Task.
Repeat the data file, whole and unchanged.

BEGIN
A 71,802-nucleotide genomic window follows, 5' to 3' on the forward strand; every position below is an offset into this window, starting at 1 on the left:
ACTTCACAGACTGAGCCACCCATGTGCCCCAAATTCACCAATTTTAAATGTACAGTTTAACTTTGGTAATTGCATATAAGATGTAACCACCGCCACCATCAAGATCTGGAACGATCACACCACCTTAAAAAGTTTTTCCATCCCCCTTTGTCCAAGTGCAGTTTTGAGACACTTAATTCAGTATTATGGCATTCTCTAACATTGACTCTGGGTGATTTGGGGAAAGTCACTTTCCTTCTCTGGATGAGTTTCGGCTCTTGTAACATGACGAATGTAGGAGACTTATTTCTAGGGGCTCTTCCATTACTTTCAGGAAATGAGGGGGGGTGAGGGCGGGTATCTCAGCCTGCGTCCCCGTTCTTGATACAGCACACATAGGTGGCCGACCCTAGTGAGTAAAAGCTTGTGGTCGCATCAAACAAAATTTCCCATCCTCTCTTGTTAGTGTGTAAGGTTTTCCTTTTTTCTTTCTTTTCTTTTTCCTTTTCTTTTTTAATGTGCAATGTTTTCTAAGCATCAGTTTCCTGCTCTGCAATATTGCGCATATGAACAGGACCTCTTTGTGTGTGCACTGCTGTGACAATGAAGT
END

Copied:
A 71,802-nucleotide genomic window follows, 5' to 3' on the forward strand; every position below is an offset into this window, starting at 1 on the left:
ACTTCACAGACTGAGCCACCCATGTGCCCCAAATTCACCAATTTTAAATGTACAGTTTAACTTTGGTAATTGCATATAAGATGTAACCACCGCCACCATCAAGATCTGGAACGATCACACCACCTTAAAAAGTTTTTCCATCCCCCTTTGTCCAAGTGCAGTTTTGAGACACTTAATTCAGTATTATGGCATTCTCTAACATTGACTCTGGGTGATTTGGGGAAAGTCACTTTCCTTCTCTGGATGAGTTTCGGCTCTTGTAACATGACGAATGTAGGAGACTTATTTCTAGGGGCTCTTCCATTACTTTCAGGAAATGAGGGGGGGTGAGGGCGGGTATCTCAGCCTGCGTCCCCGTTCTTGATACAGCACACATAGGTGGCCGACCCTAGTGAGTAAAAGCTTGTGGTCGCATCAAACAAAATTTCCCATCCTCTCTTGTTAGTGTGTAAGGTTTTCCTTTTTTCTTTCTTTTCTTTTTCCTTTTCTTTTTTAATGTGCAATGTTTTCTAAGCATCAGTTTCCTGCTCTGCAATATTGCGCATATGAACAGGACCTCTTTGTGTGTGCACTGCTGTGACAATGAAGT